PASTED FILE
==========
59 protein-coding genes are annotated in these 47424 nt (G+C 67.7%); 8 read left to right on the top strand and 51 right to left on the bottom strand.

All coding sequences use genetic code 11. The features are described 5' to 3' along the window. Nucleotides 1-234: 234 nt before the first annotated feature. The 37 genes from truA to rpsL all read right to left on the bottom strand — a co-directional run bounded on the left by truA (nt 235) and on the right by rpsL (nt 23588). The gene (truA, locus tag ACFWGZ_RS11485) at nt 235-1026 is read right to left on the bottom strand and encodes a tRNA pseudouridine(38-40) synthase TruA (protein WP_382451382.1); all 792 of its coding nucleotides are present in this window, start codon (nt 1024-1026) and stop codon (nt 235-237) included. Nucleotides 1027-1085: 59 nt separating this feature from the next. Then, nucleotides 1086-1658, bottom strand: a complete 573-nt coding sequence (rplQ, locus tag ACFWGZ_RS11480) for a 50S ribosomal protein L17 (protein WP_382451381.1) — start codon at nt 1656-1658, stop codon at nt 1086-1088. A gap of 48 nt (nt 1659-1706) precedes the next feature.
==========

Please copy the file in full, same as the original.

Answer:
59 protein-coding genes are annotated in these 47424 nt (G+C 67.7%); 8 read left to right on the top strand and 51 right to left on the bottom strand.

All coding sequences use genetic code 11. The features are described 5' to 3' along the window. Nucleotides 1-234: 234 nt before the first annotated feature. The 37 genes from truA to rpsL all read right to left on the bottom strand — a co-directional run bounded on the left by truA (nt 235) and on the right by rpsL (nt 23588). The gene (truA, locus tag ACFWGZ_RS11485) at nt 235-1026 is read right to left on the bottom strand and encodes a tRNA pseudouridine(38-40) synthase TruA (protein WP_382451382.1); all 792 of its coding nucleotides are present in this window, start codon (nt 1024-1026) and stop codon (nt 235-237) included. Nucleotides 1027-1085: 59 nt separating this feature from the next. Then, nucleotides 1086-1658, bottom strand: a complete 573-nt coding sequence (rplQ, locus tag ACFWGZ_RS11480) for a 50S ribosomal protein L17 (protein WP_382451381.1) — start codon at nt 1656-1658, stop codon at nt 1086-1088. A gap of 48 nt (nt 1659-1706) precedes the next feature.